Two out of three ain’t bad: more about spring in the West Virginia woods

Like I said before, spring in West Virginia zooms at the speed of sunlight. Take a week’s break from the woods and there’s a whole other type of tree or wildflowers blooming when you go back. Open winter views are now closed up by a glowing green curtain of new buds and leaves. In a single acre of woods, there’s every shade of green, gold, orange buds, pink blooms and white blossoms.

Sideling Hill Wildlife Management Area in western Morgan County, W.Va.

Just about everybody is hunting something in the woods right now.

Mushroom hunters have been gathering wild morels where they can find them. I’ve always looked based on what I heard — on shady hillsides, near poplar trees, etc. This spring I admitted defeat and stopped looking for morels. On a short hike after work two weeks back, I swung down a hillside to see if a patch of paw paw trees had put on their dark burgundy flowers yet. Bending over to creep under a low branch, my eyes settled on the biggest morel I’d ever seen. Right at the tip of my boot. To the left and right, dozens stood out against the dark soil. Whatever I blurted out wasn’t suitable for mixed company, and I spent the rest of the evening with a grin on my face.

Morel.

Spring turkey hunting is another story altogether.

I’ll write about how I started hunting in my 40s some other time, but suffice it to say that I’m one of those people with more enthusiasm than skill or knowledge. Turkey are not nearly as forgiving as deer when it comes to dealing with new hunters. They’ll see you long before you’ll see them, and aren’t hanging around to give you even half a chance. In short, you have to be a legitimately good hunter to get a West Virginia wild turkey in the woods. I’ll do my part and show up to watch the sun rise a few more mornings this spring turkey season. Distant gobbles and fresh turkey scratch on wildlife management areas give me hope. So do other hunters’ successes.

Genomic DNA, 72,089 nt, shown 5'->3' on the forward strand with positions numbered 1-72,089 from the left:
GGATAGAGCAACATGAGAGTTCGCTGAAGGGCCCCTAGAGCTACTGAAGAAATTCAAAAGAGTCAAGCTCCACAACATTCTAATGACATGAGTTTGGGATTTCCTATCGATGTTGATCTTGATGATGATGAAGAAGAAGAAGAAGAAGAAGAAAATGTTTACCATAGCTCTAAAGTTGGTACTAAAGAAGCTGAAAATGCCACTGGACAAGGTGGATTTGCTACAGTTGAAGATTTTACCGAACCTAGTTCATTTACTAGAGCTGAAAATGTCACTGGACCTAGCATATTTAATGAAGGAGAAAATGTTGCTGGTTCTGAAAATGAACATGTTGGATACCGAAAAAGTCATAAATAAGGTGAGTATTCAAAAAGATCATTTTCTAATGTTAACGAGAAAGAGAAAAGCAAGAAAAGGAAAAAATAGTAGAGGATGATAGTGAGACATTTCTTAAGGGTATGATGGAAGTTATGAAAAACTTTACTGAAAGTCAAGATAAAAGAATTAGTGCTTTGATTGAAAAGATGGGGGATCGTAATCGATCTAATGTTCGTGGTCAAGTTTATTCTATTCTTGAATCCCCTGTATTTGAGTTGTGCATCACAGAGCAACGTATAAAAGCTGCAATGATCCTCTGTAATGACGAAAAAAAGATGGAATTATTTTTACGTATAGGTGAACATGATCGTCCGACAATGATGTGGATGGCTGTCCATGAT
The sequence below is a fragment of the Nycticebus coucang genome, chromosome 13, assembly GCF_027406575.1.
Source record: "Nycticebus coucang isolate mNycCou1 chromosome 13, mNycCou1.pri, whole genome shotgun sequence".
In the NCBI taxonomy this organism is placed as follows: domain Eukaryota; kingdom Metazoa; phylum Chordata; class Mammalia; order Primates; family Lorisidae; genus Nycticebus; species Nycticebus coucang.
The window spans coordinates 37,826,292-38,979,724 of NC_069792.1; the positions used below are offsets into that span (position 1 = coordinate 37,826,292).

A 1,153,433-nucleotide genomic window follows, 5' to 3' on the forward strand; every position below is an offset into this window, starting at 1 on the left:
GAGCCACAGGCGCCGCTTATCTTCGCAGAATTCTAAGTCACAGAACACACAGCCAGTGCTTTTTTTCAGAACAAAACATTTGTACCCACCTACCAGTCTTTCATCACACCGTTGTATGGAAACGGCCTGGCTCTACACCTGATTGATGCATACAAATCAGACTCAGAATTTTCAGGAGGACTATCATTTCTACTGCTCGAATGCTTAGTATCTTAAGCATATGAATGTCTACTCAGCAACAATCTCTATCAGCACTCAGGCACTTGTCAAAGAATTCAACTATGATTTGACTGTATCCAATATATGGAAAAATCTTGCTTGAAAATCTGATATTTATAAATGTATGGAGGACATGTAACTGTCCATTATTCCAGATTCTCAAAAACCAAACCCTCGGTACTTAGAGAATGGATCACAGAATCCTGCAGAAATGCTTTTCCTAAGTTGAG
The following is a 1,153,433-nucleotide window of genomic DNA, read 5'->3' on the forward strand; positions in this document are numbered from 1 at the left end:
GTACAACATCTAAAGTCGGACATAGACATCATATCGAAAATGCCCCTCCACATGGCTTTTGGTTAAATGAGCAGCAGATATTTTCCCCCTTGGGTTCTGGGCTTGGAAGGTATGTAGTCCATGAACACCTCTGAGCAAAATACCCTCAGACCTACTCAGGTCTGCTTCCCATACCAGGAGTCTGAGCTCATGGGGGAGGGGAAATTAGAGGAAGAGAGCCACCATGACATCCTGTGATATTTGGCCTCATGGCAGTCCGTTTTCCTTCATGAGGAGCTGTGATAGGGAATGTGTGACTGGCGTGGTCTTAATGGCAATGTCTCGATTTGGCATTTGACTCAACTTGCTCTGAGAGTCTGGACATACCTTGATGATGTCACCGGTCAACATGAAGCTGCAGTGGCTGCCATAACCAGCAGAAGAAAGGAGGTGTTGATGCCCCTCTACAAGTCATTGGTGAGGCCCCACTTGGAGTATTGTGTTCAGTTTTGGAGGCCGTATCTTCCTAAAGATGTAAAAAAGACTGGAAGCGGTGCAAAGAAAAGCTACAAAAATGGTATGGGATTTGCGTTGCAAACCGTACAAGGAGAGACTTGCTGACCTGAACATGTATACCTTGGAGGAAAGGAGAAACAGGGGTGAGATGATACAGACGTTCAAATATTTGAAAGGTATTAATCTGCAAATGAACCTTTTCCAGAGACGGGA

Trees in bloom and wildflowers are a decent consolation prize on the walk or drive back from a turkey-less hunt.

Right now, the earliest ephemerals are gone and the warm-weather crew is popping up. Purple (and white) shooting stars hang their little rocket-like heads over the forest floor on a thin stem. They’re native to our area and like moist forest floors — neighborhoods where I like to hang out, too.

Eastern shooting star, native to West Virginia.

Our shale and rock hillsides, especially in the western part of Morgan County near Great Cacapon, have also busted out with big patches of Wild Red Columbine. (Read more about red columbine here on the U.S. Forest Service page.) It’s one of my favorite May sights. As I drive, I swivel around to look at every new batch of them, or pull over way too many times so I can get a better look. They’re only here for a short time, after all. Each bloom is a wonder.

Wild red Columbine along West Virginia Rt. 9 near Great Cacapon.
West Virginia roadside in May…wild Columbine spreads up any rocky hillside.

Spring in West Virginia is all about grabbing opportunities while they’re here. Next week something else will sprout, be on the move in the woods and dart around in the streams. All you can do is show up, pay attention and try to take it all in.

Shiny yellow Meadow Buttercup.

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